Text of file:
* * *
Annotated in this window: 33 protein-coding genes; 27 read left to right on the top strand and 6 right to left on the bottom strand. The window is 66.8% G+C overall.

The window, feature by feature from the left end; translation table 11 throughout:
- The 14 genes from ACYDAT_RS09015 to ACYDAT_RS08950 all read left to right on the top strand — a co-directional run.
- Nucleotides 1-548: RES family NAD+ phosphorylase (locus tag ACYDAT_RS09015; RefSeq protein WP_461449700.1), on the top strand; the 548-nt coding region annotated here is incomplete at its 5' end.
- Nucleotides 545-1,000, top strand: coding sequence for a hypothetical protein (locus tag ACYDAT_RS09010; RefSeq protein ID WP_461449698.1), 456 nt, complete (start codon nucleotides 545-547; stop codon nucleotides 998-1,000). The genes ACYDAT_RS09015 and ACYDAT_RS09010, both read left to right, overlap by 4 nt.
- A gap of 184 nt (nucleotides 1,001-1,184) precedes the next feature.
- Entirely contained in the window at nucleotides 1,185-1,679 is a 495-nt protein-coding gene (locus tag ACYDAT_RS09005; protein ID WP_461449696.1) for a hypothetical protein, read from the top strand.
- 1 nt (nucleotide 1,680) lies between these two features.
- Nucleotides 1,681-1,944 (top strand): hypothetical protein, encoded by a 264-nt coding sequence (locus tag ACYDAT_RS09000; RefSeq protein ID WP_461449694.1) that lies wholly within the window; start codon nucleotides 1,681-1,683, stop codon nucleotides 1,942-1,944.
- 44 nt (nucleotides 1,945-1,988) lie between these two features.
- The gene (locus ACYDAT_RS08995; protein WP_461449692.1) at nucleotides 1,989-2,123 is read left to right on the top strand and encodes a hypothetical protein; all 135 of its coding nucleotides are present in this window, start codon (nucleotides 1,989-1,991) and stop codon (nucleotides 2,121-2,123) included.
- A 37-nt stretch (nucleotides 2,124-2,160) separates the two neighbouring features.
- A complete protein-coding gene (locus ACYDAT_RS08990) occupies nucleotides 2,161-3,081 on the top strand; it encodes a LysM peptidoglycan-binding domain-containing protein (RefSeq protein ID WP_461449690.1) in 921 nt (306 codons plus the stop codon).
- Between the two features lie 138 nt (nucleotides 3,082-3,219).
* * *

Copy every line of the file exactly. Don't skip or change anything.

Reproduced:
Annotated in this window: 33 protein-coding genes; 27 read left to right on the top strand and 6 right to left on the bottom strand. The window is 66.8% G+C overall.

The window, feature by feature from the left end; translation table 11 throughout:
- The 14 genes from ACYDAT_RS09015 to ACYDAT_RS08950 all read left to right on the top strand — a co-directional run.
- Nucleotides 1-548: RES family NAD+ phosphorylase (locus tag ACYDAT_RS09015; RefSeq protein WP_461449700.1), on the top strand; the 548-nt coding region annotated here is incomplete at its 5' end.
- Nucleotides 545-1,000, top strand: coding sequence for a hypothetical protein (locus tag ACYDAT_RS09010; RefSeq protein ID WP_461449698.1), 456 nt, complete (start codon nucleotides 545-547; stop codon nucleotides 998-1,000). The genes ACYDAT_RS09015 and ACYDAT_RS09010, both read left to right, overlap by 4 nt.
- A gap of 184 nt (nucleotides 1,001-1,184) precedes the next feature.
- Entirely contained in the window at nucleotides 1,185-1,679 is a 495-nt protein-coding gene (locus tag ACYDAT_RS09005; protein ID WP_461449696.1) for a hypothetical protein, read from the top strand.
- 1 nt (nucleotide 1,680) lies between these two features.
- Nucleotides 1,681-1,944 (top strand): hypothetical protein, encoded by a 264-nt coding sequence (locus tag ACYDAT_RS09000; RefSeq protein ID WP_461449694.1) that lies wholly within the window; start codon nucleotides 1,681-1,683, stop codon nucleotides 1,942-1,944.
- 44 nt (nucleotides 1,945-1,988) lie between these two features.
- The gene (locus ACYDAT_RS08995; protein WP_461449692.1) at nucleotides 1,989-2,123 is read left to right on the top strand and encodes a hypothetical protein; all 135 of its coding nucleotides are present in this window, start codon (nucleotides 1,989-1,991) and stop codon (nucleotides 2,121-2,123) included.
- A 37-nt stretch (nucleotides 2,124-2,160) separates the two neighbouring features.
- A complete protein-coding gene (locus ACYDAT_RS08990) occupies nucleotides 2,161-3,081 on the top strand; it encodes a LysM peptidoglycan-binding domain-containing protein (RefSeq protein ID WP_461449690.1) in 921 nt (306 codons plus the stop codon).
- Between the two features lie 138 nt (nucleotides 3,082-3,219).